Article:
June 19, 2000 -- Yes: the food additive, monosodium glutamate (MSG), which is found in everything from spicy kung pao chicken to tangy sweet and sour pork. Chefs use MSG to enhance the flavor of your favorite dishes.
That's because MSG consists of a mixture of sodium and the amino acid glutamate. Together, they form a very powerful flavor enhancer, changing almost any food from bland to tasty.
Many people, however, pay more than just the restaurant check for their MSG-enhanced gastronomic pleasure. For some, the price includes a headache and numbness in the back of the neck, which can radiate down the arms and back. Other people report symptoms of mild to severe headaches, tightness in the chest, pressure around the cheeks or jaw, mild mood changes, weakness, tingling, burning sensations, heart palpitations, or vivid and bizarre dreams. A few people report asthma-like symptoms after consuming even small amounts of the food additive.
These temporary but uncomfortable symptoms are often so subtle that people don't realize the additive has affected them, which makes it hard to determine precisely how many people are sensitive to MSG. However, this reaction to MSG is widespread enough to have a name: Chinese restaurant syndrome.
If you're sensitive to MSG, reduce your intake of the additive or stay away from it entirely. Physicians haven't established a safe range because it varies from person to person. Generally speaking, the larger the amount of MSG, the more likely it is that you will be sensitive to it and will develop symptoms, which can surface just minutes after ingesting MSG. And people with high blood pressure or those who must watch their sodium levels should limit their MSG intake as well.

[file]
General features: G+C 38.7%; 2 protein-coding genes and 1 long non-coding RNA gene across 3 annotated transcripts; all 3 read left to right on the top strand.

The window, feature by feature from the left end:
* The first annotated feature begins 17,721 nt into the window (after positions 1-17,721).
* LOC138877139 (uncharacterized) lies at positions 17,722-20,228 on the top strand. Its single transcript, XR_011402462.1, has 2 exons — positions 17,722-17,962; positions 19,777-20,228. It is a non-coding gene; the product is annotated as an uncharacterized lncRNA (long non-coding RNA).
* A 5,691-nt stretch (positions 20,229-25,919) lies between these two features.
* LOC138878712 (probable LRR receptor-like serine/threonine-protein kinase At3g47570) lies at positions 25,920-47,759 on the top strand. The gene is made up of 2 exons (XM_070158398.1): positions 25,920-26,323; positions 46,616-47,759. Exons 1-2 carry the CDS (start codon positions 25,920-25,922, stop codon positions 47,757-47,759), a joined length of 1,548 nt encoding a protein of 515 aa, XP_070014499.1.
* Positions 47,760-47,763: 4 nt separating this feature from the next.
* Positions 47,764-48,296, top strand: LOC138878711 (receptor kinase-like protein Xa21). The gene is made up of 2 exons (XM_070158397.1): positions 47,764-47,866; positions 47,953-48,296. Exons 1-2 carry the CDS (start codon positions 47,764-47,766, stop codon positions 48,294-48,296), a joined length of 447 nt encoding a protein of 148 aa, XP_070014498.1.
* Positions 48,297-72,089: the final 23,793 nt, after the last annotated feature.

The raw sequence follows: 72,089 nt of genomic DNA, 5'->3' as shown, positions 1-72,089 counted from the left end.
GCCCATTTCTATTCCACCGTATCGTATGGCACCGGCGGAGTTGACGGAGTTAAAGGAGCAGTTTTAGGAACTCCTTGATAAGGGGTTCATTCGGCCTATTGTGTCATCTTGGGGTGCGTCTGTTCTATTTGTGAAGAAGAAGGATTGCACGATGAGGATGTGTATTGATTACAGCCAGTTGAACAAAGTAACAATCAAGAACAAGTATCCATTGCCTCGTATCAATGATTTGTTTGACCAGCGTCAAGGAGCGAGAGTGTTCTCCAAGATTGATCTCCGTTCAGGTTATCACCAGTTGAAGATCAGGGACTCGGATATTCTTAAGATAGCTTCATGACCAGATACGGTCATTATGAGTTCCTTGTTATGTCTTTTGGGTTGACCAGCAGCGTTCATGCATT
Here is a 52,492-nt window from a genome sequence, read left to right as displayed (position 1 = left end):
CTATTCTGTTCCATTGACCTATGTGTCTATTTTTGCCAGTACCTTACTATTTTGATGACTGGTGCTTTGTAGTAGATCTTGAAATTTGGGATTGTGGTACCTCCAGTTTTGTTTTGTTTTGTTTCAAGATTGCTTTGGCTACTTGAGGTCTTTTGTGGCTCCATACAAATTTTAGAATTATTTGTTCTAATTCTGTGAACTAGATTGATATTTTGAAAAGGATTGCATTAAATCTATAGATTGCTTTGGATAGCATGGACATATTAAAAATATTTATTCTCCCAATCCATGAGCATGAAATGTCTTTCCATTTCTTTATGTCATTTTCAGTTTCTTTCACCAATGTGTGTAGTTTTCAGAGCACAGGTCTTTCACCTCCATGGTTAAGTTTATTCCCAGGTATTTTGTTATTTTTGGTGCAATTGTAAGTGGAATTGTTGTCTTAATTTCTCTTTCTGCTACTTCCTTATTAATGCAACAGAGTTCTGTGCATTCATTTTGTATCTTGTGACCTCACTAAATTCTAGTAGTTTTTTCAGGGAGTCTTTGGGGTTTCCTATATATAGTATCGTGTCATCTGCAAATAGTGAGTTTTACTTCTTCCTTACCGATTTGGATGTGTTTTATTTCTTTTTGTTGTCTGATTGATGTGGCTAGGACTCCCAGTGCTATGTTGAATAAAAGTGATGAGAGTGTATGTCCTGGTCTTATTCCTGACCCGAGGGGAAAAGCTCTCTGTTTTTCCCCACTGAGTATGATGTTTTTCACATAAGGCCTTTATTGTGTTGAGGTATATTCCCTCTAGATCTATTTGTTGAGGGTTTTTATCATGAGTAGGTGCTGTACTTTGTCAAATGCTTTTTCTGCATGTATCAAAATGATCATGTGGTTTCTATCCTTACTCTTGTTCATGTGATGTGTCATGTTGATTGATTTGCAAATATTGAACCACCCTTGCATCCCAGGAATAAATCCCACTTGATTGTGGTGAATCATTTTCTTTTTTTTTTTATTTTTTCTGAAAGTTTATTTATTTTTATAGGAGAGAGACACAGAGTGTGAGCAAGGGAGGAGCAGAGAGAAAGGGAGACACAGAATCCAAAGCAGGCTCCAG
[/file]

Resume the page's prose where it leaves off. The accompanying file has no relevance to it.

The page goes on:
If your symptoms become really bothersome, consider consulting an allergist. Or try eliminating all MSG-containing foods from your diet for at least two weeks. This will take a bit of sleuthing. MSG goes by a variety of names and is hidden in many foods, making it difficult to avoid all the sources. It's sold in your grocery store under the brand name "Accent." On food labels, MSG is also listed as autolyzed yeast extract, hydrolyzed vegetable protein or HVP, potassium glutamate, sodium caseinate, broth, natural flavorings, or simply flavorings.
This doesn't mean that MSG-sensitive people must deprive themselves of pot-stickers and mu shu pork. Instead, frequent restaurants, Chinese or otherwise, that promise to serve only MSG-free food. And if you have a favorite restaurant, don't be afraid to ask the chef to omit the MSG from your dishes.
Elizabeth Somer, MA, RD, is author of several books, including Food and Mood (Henry Holt, 1999), and Age-Proof Your Body (William Morrow, 1998). She is an advisory board member for Shape magazine, editor in chief of Nutrition Alert, and frequently appears on national television programs such as Later Today, Good Morning America, and The Today Show.